McConnell Dodges the Key Question on Health Care

McConnell and Grimes Debate
Republican Senate Minority Leader Mitch McConnell and Democratic Senate candidate Alison Lundergan Grimes prepare for their debate at the Kentucky Education Television network headquarters in Lexington on October 13, 2014. Pablo Alcala/Reuters

For nearly a year, Senator Mitch McConnell, R-Kentucky, running for a sixth term this November, has been caught in a precarious situation: While he has been campaigning on repealing the Affordable Care Act (ACA) "root and branch," as he likes to say, Obamacare is not only working well in Kentucky but popular. Except they don't call it Obamacare; they call it Kynect.

To cope with this problem, McConnell has been promising the impossible: repeal the ACA but keep Kynect. For months, liberals have been waiting for this contradiction to blow up in his face. Kynect is only successful because of the rules the ACA put in place.

But after his debate with his Democratic challenger, Kentucky Secretary of State Alison Lundergan Grimes, Monday night, it's likely McConnell will never really be challenged on the issue.

On Monday night, Grimes and McConnell met in what is probably the only debate in one of the most hotly contested Senate races this year—and one of the Democrats' top opportunities for flipping a Senate seat in their favor. McConnell has consistently led in the polls, although the latest puts Grimes two points ahead. The FiveThirtyEight forecast currently gives McConnell a 75 percent chance of holding his seat.

Under Democratic Governor Steve Beshear, Kentucky expanded Medicaid and created its own insurance exchange, Kynect. The result was one of the most successful implementation stories in the country. Over 500,000 Kentuckians now have insurance through the private exchange and Medicaid. Though Kynect is popular, the law that governs it, Obamacare, is not.

For months, McConnell has campaigned on repealing the ACA while saying that Kynect could remain in place. But that isn't possible. As The New Republic's Brian Beutler recently explained, it's the health care law's "regulations and subsidies that make the plans available on Kynect appealing and affordable."

In Kentucky, veteran political reporter Al Cross has opined that "McConnell has never been made to explain how Obamacare could be repealed 'root and branch' without affecting Kynect." Previewing Monday night's debate, Cross noted that McConnell has been saying that Obamacare is a job killer—a misreading of a Congressional Budget Office (CBO) report predicting that 2.5 million people will voluntarily take themselves out of the workforce or reduce their hours because they will no longer rely on an employer for coverage.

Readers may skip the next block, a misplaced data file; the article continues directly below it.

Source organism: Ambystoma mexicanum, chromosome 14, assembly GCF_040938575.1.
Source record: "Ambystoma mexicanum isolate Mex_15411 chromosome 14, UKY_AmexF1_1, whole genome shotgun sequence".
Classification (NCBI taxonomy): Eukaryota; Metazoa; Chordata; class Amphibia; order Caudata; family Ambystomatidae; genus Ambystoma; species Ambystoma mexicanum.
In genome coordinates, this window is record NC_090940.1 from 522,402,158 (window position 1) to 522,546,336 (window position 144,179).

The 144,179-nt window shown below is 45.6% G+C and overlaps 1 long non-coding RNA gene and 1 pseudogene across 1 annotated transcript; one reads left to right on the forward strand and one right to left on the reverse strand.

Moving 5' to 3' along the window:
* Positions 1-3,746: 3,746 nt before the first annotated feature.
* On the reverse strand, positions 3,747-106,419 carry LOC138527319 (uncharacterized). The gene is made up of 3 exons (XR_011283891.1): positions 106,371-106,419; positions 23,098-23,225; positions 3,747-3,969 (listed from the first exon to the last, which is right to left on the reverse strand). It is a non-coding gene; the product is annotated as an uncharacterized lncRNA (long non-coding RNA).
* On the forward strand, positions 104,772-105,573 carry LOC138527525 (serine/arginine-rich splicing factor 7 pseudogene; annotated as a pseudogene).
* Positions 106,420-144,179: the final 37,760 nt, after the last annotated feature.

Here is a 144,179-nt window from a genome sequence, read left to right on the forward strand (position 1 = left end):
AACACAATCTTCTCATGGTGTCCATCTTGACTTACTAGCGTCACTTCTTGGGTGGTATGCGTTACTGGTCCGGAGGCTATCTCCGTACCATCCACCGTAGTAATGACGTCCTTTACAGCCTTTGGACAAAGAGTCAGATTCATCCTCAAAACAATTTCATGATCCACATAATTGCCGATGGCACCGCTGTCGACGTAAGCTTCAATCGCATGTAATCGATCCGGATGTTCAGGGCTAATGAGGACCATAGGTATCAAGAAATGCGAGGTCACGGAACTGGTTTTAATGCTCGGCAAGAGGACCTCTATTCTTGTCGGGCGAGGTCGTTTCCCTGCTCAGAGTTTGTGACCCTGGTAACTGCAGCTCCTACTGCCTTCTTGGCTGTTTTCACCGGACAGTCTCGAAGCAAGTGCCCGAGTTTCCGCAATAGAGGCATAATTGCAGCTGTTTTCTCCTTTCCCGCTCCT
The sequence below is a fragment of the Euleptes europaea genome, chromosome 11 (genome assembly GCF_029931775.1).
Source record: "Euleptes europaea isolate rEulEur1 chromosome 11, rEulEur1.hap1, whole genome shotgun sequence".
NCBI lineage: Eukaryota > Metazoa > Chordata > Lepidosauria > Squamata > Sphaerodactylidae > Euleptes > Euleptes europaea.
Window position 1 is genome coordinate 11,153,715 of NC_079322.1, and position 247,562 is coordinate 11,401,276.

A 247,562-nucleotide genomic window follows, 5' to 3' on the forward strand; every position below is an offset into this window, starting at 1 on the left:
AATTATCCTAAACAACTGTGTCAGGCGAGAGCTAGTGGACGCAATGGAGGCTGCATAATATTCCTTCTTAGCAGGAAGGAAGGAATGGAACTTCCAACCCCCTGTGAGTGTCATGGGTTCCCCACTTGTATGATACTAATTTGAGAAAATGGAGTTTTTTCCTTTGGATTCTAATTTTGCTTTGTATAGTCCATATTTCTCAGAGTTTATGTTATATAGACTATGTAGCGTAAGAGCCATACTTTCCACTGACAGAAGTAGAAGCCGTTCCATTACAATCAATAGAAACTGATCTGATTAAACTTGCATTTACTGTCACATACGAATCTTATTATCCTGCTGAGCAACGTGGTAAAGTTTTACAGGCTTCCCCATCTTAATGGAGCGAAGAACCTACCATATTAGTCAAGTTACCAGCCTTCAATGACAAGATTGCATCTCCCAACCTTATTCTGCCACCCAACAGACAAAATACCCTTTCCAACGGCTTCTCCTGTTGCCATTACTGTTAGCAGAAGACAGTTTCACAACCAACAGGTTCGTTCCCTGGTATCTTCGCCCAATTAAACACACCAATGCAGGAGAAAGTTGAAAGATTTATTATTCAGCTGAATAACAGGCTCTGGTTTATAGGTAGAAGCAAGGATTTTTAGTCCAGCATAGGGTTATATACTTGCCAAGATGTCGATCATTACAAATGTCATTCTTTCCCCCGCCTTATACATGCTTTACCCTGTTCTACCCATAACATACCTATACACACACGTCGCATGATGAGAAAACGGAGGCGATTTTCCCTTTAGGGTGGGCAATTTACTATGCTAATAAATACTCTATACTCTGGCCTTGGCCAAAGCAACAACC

During the debate, McConnell and host Bill Goodman of Kentucky Education Television spent nearly six minutes going back and forth about the law. Since debates normally switch between candidates every 60 seconds, this was a rare several minutes with the spotlight entirely on McConnell. Though Goodman pressed him on aspects of his position, McConnell went largely unchallenged.

"Kentucky Kynect is a website," McConnell said when asked about the health care law. "The website can continue."

Goodman pressed him on this point.

Goodman: "You would support the continuation of Kynect?"

McConnell: "Well it's a state decision —"

Goodman: "But would you support it?"

McConnell: "Well that's fine, yeah. I think it's fine to have a website."

Goodman: "Well, it's also insured 521,000 —"

McConnell: "No, it hasn't — "

Goodman: "85,000 of those are in the private insurance market."

McConnell: "Those people, in all likelihood, now are paying more for less… They have insurance that doesn't meet their needs and the reason for that, Bill, is because the federal government is now telling the health insurance companies what they can sell."

In his initial response, McConnell made the claim that 2.5 million jobs will be lost. Goodman tried to press him on this point, too, by pointing out that the CBO report didn't call these job cuts.

McConnell: "Well let's put it really simply: 2.5 million fewer people will be working."

Goodman: "But they're not getting their job cut —"

McConnell: "I don't think that's a good idea for the country to have more joblessness."

When it was finally Grimes's turn to speak, she alluded to the fact that McConnell's position would end up taking insurance coverage away from Kentuckians. But she didn't push the issue as forcefully as many would have liked.

"We have over a half a million Kentuckians who for the first time ever are filling prescriptions, they're going to the doctor, they're getting checkups," Grimes said. "I will not be a senator that rips that insurance from their hands."

Though Grimes never specifically pointed out why McConnell's repeal of Obamacare would also destroy Kynect, the debate was contentious, with McConnell constantly trying to tie his opponent to President Barack Obama. Grimes's attacks on McConnell were relentless, from attacking his personal wealth to calling him a shill for the billionaire Koch brothers. McConnell responded with phrases like "Of course, none of that is factually accurate."

In the end, the most interesting part of McConnell's health care comments was that he used the word "rimracked" instead of "rimrocked" three separate times. (See urbandictionary.com to understand why Twitter was very amused by his mistake.)